Photography is known to be an extension of painting, and documentary photographer and filmmaker Randeep Maddoke has explored this belief as part of several projects across the country. A fine arts graduate from the Government College of Art, Chandigarh, Maddoke has been enriching his understanding of visual expression — be it his work on caste discrimination in India and Nepal, ecology of Punjab or landless labour. Now he strives to share the varied aspects of the artform and his experiences with people passionate about photography. The Chandigarh School of Photography, of which Maddoke is the coordinator, has a digital presence and opportunities of practical learning, with intensive outdoor workshops which Maddoke is planning to conduct across the country. The first one of these was held last week in Spiti.
Maddoke says that more and more people are gaining interest in the artform as the process of photography has now become digital. “What I strive to do with the online school is to focus on visual literacy and create awareness about visual language. I have personally developed a module which focuses on the history of photography, the masters — from Aristotle to the contemporary practitioners, role of photography in world events, information about scholarships, grants, opportunities in the field, change in technology, and how different lenses and cameras work, among others. There is a wealth of information that can be utilised. As a student of fine arts, I have studied the history, aesthetics, development of art and this knowledge has given me a new perspective in the field of photography,” explains Maddoke.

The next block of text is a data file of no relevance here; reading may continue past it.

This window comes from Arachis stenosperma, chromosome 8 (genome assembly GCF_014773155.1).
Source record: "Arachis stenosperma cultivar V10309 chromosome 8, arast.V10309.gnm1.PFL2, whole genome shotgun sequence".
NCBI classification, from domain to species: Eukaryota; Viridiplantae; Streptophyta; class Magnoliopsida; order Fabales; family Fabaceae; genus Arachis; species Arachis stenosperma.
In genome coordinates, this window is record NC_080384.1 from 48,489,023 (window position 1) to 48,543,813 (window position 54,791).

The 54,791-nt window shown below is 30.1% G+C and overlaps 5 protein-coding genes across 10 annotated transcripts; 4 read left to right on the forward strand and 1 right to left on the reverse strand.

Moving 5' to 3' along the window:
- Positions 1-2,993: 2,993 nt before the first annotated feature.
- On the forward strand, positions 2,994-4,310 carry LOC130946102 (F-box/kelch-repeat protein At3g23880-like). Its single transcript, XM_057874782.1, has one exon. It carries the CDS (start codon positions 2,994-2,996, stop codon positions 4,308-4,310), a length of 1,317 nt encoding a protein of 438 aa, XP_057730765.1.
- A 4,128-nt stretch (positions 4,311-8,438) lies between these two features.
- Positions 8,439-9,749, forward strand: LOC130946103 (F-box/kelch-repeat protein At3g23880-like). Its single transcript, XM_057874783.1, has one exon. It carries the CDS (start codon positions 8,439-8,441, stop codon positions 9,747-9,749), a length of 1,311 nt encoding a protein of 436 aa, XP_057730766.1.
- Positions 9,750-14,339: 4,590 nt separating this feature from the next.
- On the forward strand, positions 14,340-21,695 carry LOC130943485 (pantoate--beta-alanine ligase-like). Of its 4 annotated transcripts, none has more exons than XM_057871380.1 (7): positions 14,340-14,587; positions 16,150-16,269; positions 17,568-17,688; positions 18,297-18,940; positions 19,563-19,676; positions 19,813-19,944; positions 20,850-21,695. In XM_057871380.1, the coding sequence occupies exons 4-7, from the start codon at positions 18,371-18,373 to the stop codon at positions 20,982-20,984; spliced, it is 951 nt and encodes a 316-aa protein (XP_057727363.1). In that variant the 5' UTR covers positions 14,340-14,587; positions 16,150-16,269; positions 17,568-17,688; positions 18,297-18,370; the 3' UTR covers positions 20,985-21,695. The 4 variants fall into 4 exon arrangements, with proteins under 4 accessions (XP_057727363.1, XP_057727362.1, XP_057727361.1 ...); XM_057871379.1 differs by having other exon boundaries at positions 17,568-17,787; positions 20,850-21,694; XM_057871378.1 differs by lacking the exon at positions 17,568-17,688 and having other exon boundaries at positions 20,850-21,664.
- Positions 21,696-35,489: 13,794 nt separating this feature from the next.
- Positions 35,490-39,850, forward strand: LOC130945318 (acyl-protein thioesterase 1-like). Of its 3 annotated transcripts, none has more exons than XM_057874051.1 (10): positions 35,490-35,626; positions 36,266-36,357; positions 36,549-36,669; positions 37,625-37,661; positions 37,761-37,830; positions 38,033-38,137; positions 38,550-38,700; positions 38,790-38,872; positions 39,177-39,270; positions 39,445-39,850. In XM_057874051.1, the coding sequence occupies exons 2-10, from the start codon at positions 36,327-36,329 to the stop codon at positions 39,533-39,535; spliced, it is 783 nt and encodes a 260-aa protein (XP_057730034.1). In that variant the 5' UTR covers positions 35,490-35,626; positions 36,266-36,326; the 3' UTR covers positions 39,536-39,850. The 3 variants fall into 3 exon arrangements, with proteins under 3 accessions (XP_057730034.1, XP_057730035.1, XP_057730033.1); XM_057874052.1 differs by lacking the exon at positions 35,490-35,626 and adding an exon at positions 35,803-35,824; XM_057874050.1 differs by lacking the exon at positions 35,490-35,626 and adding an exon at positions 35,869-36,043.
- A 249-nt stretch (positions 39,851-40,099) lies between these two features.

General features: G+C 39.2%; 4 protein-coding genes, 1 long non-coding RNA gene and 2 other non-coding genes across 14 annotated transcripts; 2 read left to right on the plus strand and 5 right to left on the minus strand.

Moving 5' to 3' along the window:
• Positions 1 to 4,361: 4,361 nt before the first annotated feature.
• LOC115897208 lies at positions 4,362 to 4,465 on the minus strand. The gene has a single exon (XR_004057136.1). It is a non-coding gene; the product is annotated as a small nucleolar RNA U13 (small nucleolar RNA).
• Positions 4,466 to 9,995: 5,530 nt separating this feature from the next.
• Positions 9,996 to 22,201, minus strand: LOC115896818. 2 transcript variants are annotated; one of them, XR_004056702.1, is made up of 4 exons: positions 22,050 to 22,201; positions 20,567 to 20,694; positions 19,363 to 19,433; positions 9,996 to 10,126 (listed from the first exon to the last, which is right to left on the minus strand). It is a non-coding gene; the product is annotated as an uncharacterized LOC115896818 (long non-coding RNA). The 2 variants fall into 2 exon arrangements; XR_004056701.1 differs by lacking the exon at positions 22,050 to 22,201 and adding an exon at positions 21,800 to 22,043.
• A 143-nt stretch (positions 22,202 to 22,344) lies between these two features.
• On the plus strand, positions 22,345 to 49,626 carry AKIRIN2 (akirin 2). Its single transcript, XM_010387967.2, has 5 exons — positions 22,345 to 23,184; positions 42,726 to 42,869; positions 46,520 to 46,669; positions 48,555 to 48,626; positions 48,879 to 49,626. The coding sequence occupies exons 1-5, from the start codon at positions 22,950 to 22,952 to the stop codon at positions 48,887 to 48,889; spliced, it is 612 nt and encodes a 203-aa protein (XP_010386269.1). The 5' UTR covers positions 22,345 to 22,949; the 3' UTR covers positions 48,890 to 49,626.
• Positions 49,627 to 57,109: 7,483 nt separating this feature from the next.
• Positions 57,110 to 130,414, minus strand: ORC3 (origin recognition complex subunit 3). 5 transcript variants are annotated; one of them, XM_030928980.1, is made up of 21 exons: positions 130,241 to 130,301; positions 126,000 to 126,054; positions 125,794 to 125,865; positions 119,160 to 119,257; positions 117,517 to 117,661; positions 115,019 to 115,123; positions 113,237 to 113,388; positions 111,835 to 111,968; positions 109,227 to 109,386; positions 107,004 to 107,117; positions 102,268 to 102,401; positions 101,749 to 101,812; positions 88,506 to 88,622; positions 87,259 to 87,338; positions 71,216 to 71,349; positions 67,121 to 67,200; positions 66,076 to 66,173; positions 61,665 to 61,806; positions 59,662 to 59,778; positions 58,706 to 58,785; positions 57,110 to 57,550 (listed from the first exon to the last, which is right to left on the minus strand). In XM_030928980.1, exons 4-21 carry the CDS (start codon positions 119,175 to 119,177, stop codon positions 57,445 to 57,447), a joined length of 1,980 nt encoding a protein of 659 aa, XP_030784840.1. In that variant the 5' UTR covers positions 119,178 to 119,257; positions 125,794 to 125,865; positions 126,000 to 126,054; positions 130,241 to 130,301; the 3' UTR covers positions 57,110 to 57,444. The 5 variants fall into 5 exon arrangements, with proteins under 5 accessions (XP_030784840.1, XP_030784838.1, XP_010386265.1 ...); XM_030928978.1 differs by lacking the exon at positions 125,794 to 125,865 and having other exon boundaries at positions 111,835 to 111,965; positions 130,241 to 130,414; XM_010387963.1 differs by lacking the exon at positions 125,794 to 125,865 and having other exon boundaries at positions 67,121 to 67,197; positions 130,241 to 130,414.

The photographer adds that through outdoor photography assignments, analysis, lectures, as part of the seven-day workshop, he took participants from Jalandhar, Delhi and Australia to Spiti and focused on the technical aspects, visual language and aesthetics of photography. After a brief lecture, the participants, including Maddoke, would step out to take photographs, with no one theme or subject restricting the work process. The landscape, people, architecture, monasteries, and everyday life were the focus, with Maddoke discussing components of a good composition, many norms of the artform, how much to see, the nature of the landscape, and where is the subject placed, among others. “At the end of the day, we would talk and evaluate each photograph, what else could be done with it and also focus on the technical aspects of each picture. The group energy was terrific and there were so many new aspects to share. Teaching has also taught me how to see the medium in a new light. I am a one-shot photographer, but here, I sometimes took four to five shots to capture the light and its effect on the landscape,” he says.
Another vital aspect of the workshop is to work on a short travel documentary film and photography exhibition, which, says Maddoke, will give young photographers a platform to present their work. “You cannot focus only on one aspect. The aim is to present a larger picture by involving other photographers, filmmakers, artists, teachers and build a larger community,” he says